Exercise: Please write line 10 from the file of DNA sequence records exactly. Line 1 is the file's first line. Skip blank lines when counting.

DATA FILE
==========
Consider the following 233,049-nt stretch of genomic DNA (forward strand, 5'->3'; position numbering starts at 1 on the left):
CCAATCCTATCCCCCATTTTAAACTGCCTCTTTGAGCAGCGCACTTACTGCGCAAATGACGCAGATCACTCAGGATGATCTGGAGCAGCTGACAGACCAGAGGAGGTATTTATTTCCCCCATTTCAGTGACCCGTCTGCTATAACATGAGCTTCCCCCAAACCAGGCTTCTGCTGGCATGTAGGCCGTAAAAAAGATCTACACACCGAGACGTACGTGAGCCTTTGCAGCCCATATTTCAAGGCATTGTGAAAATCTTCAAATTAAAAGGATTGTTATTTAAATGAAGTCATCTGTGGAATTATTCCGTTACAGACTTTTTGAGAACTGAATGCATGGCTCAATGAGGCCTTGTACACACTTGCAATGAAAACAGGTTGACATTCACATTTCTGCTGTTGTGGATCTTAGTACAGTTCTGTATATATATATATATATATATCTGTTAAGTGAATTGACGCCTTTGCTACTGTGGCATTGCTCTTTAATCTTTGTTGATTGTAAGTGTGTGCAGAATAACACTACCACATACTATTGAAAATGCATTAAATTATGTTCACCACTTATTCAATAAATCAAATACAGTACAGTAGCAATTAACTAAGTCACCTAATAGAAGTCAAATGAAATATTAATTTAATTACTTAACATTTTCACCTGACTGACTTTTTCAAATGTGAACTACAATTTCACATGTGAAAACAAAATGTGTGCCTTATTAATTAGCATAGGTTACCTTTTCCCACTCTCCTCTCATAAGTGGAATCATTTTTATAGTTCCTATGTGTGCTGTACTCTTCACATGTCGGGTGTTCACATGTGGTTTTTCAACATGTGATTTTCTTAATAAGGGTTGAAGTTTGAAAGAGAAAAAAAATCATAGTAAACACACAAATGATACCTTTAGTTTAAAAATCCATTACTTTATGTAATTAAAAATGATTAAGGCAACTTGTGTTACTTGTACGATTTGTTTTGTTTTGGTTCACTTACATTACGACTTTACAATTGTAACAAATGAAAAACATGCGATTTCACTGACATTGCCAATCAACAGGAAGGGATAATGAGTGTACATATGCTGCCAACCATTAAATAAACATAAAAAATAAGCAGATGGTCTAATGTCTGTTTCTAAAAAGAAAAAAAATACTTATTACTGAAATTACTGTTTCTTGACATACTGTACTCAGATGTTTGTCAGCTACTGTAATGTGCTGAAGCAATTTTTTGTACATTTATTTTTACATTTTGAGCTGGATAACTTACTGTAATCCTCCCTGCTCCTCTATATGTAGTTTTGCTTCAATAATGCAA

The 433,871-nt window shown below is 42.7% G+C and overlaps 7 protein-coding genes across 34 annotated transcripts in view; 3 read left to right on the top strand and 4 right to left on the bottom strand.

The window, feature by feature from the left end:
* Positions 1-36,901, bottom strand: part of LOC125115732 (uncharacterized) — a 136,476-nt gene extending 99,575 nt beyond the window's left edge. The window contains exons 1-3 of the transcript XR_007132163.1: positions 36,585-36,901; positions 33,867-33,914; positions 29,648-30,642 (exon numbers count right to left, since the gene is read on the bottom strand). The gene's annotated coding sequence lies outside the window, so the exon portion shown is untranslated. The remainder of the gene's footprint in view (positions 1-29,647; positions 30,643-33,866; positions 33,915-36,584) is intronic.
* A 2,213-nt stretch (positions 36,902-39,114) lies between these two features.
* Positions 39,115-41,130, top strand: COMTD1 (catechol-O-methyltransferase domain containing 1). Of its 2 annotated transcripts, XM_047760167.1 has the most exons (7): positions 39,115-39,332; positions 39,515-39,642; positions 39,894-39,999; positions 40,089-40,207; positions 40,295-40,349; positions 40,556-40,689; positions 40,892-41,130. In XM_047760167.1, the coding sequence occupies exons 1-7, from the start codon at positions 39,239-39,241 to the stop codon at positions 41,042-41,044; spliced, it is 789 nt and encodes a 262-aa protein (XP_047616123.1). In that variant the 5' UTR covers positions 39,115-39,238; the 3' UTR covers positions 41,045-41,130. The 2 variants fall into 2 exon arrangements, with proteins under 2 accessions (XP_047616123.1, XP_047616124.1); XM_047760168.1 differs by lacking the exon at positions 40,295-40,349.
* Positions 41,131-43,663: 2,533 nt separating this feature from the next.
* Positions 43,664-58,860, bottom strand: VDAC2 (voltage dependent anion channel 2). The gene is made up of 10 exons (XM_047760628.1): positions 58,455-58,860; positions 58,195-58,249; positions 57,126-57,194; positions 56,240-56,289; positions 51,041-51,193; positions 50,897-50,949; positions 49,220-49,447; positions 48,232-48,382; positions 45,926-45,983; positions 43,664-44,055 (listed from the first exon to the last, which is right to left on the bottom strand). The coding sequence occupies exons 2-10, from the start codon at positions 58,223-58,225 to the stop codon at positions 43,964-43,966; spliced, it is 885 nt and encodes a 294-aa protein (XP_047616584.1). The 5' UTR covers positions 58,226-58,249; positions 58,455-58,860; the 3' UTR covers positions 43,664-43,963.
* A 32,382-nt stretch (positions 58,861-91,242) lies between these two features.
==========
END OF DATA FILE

* A 32,382-nt stretch (positions 58,861-91,242) lies between these two features.